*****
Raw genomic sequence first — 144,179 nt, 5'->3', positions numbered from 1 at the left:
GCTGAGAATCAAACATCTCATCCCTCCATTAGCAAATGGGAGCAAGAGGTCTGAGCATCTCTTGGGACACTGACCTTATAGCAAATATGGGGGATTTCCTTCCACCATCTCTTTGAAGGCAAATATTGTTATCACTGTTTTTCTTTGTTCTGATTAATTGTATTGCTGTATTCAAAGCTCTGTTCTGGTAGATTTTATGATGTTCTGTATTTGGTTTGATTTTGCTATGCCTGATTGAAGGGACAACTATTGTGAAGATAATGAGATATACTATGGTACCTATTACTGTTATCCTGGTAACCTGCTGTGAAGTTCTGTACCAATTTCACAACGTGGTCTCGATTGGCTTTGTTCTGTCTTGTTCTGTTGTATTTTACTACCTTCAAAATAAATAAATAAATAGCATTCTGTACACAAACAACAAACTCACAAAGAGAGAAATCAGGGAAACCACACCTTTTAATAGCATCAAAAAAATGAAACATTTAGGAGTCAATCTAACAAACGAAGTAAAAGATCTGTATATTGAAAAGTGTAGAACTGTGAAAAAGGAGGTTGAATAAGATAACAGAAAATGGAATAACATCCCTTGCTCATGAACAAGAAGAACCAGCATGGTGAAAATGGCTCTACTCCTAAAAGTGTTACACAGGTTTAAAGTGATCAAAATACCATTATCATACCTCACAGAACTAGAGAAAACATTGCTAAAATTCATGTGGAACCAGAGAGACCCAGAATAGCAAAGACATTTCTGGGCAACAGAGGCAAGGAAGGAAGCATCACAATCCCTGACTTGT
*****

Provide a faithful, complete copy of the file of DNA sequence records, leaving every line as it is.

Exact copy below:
Raw genomic sequence first — 144,179 nt, 5'->3', positions numbered from 1 at the left:
GCTGAGAATCAAACATCTCATCCCTCCATTAGCAAATGGGAGCAAGAGGTCTGAGCATCTCTTGGGACACTGACCTTATAGCAAATATGGGGGATTTCCTTCCACCATCTCTTTGAAGGCAAATATTGTTATCACTGTTTTTCTTTGTTCTGATTAATTGTATTGCTGTATTCAAAGCTCTGTTCTGGTAGATTTTATGATGTTCTGTATTTGGTTTGATTTTGCTATGCCTGATTGAAGGGACAACTATTGTGAAGATAATGAGATATACTATGGTACCTATTACTGTTATCCTGGTAACCTGCTGTGAAGTTCTGTACCAATTTCACAACGTGGTCTCGATTGGCTTTGTTCTGTCTTGTTCTGTTGTATTTTACTACCTTCAAAATAAATAAATAAATAGCATTCTGTACACAAACAACAAACTCACAAAGAGAGAAATCAGGGAAACCACACCTTTTAATAGCATCAAAAAAATGAAACATTTAGGAGTCAATCTAACAAACGAAGTAAAAGATCTGTATATTGAAAAGTGTAGAACTGTGAAAAAGGAGGTTGAATAAGATAACAGAAAATGGAATAACATCCCTTGCTCATGAACAAGAAGAACCAGCATGGTGAAAATGGCTCTACTCCTAAAAGTGTTACACAGGTTTAAAGTGATCAAAATACCATTATCATACCTCACAGAACTAGAGAAAACATTGCTAAAATTCATGTGGAACCAGAGAGACCCAGAATAGCAAAGACATTTCTGGGCAACAGAGGCAAGGAAGGAAGCATCACAATCCCTGACTTGT